High Definition Compatible Digital

From Hydrogenaudio Knowledgebase
Jump to: navigation, search
TL;DR version: HDCD was (mostly) a scam, but thousands of popular CDs released from 1995-present have this encoding. (List of HDCD-encoded Compact Discs)

Do not batch-convert your lossless audio to 24-bit. Leave your lossless CD rips 16-bit and use an audio player capable of decoding HDCD, like Foobar2000.

High Definition Compatible Digital, or HDCD is a Microsoft proprietary audio encode-decode process that claims to provide increased dynamic range over that of standard Redbook audio CDs, while retaining backward compatibility with existing Compact disc players. —HDCD article at Wikipedia

Decoding the extra information required an HDCD-compatible player or Windows Media Player. There was no public documentation for the process, but it was eventually reverse engineered. Many HDCD-encoded CDs were released from the mid 1990s but started to disappear around 2008. Some CD's with HDCD codes are still appearing, because they were mastered using HDCD equipment, but do not use the core features of HDCD. Microsoft no longer advertises nor supports HDCD.

A lossless copy of CD audio will include the HDCD data. See List of HDCD-encoded Compact Discs, or the more complete, but less detailed list of known HDCD compact discs at Head-Fi.org

Function and features[edit]

HDCD encodes a virtual 20 bits of range in a 16-bit stream. Peak extend is worth about one bit of additional range, while Low level gain adjustment is worth about three bits of additional range. HDCD encoding amplifies the audio stream by 6dB to start.

Peak extend (PE)
The base 6dB amplification makes the lower levels louder, but the top 9dB is soft-limited, or "squashed", into the top 3dB in the 16-bit stream. When HDCD is being decoded, the top 9dB is reconstructed.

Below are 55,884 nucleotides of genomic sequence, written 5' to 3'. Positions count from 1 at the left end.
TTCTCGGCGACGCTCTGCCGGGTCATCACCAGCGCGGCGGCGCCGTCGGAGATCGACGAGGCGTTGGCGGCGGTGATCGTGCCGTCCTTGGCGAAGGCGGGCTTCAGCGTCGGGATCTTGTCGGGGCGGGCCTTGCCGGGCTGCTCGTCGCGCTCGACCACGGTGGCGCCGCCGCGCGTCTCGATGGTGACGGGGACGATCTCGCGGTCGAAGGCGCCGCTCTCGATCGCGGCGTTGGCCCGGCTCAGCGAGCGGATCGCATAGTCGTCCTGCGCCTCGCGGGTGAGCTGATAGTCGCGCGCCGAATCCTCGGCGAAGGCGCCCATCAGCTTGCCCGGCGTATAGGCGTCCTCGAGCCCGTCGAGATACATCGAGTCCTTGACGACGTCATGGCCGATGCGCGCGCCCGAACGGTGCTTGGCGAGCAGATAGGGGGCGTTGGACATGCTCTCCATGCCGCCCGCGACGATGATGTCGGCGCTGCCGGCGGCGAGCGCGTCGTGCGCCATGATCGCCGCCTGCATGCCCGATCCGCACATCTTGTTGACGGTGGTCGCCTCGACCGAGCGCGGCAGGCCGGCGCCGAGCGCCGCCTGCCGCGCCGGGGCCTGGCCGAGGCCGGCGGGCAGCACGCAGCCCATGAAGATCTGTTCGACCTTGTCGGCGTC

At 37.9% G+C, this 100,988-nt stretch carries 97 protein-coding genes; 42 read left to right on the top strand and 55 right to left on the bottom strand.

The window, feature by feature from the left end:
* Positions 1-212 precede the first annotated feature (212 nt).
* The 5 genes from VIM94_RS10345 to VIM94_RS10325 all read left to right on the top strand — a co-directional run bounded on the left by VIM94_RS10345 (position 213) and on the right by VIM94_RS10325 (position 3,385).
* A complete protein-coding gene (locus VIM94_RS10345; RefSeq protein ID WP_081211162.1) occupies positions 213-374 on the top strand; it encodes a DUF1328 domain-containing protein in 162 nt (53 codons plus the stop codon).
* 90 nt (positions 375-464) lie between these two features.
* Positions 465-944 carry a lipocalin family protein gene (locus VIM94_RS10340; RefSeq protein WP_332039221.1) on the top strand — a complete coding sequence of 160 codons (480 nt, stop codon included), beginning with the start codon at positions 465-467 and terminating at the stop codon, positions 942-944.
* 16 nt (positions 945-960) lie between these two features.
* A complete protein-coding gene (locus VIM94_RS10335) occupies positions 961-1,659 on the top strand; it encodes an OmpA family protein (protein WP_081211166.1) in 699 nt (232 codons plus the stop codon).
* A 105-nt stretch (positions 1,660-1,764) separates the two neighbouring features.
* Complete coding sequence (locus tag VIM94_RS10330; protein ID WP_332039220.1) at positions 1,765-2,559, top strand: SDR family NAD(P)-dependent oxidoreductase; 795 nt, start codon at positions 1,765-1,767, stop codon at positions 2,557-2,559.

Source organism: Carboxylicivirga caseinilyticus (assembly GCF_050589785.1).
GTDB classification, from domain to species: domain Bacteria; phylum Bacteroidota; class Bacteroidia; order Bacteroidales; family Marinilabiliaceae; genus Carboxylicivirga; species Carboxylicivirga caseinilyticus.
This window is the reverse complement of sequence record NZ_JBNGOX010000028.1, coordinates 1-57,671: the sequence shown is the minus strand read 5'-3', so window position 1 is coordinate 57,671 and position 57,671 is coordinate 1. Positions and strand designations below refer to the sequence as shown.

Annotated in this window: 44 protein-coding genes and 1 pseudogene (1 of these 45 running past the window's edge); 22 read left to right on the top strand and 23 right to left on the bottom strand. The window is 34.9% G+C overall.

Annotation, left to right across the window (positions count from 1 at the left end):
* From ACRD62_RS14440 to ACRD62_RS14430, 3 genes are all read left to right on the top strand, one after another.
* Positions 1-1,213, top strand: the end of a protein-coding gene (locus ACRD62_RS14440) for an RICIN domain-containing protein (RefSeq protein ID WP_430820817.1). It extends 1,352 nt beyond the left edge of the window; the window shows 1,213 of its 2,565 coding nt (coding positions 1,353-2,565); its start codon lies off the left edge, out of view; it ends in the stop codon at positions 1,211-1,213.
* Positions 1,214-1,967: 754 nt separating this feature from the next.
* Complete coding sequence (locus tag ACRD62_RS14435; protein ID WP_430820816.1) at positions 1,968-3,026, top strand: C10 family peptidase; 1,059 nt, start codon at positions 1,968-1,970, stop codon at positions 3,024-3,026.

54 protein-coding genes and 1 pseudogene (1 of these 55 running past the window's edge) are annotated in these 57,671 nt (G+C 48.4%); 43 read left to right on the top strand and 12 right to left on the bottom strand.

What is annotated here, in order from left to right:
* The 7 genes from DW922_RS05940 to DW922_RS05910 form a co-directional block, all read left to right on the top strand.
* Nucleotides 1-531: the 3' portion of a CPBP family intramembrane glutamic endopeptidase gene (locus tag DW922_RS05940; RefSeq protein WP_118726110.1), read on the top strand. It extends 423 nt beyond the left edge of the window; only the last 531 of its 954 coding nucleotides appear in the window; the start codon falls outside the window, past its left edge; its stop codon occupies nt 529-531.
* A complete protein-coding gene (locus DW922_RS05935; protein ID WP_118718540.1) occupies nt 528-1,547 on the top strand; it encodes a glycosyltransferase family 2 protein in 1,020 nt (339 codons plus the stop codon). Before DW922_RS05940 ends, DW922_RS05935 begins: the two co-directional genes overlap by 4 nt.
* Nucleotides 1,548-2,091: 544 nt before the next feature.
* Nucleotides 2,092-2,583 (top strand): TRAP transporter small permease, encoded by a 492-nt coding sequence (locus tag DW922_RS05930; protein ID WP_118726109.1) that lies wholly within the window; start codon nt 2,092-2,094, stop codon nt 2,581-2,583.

Low-level gain adjustment (LLE)
The base 6dB amplification can be corrected down during quieter parts via HDCD control codes to restore the original low level. See §Regarding the Low-level Gain Adjustment feature.
There were to be two selectable playback filters, but the idea was already patented and so it couldn't be used in Pacific Microsonics or other licensed hardware decoders. Software decoders can detect the feature, but none use it.

When playing the HDCD-CD in a regular CD player, a listener may hear the uncorrected distortion at the peaks, and the low-level remains uncorrected from the base 6dB amplification.

  • See a full technical examination by Jim Lesurf: Page 1 Page 2

Audio Formats[edit]

The Model Two supported all CD-Audio and DVD-Audio formats. Sample rates of 44100, 88200, 176400, 48000, 96000, or 192000 Hz, and bit depths of 16, 20, or 24 bits. HDCD packets may appear in any PCM that passed through a Model Two.

Decoding software[edit]

As HDCD is a proprietary extension owned by Microsoft, Windows Media Player was the only software to support it for a long time. A simple closed-source Windows-only decoding tool, called hdcd.exe, appeared in 2007 on the Doom9 Forum, a product of reverse-engineering Windows Media Player. [1] Since that time, an open source implementation has come to exist based on this work. It supports the peak extend and gain HDCD features, while the transient filter feature is detected but not implemented.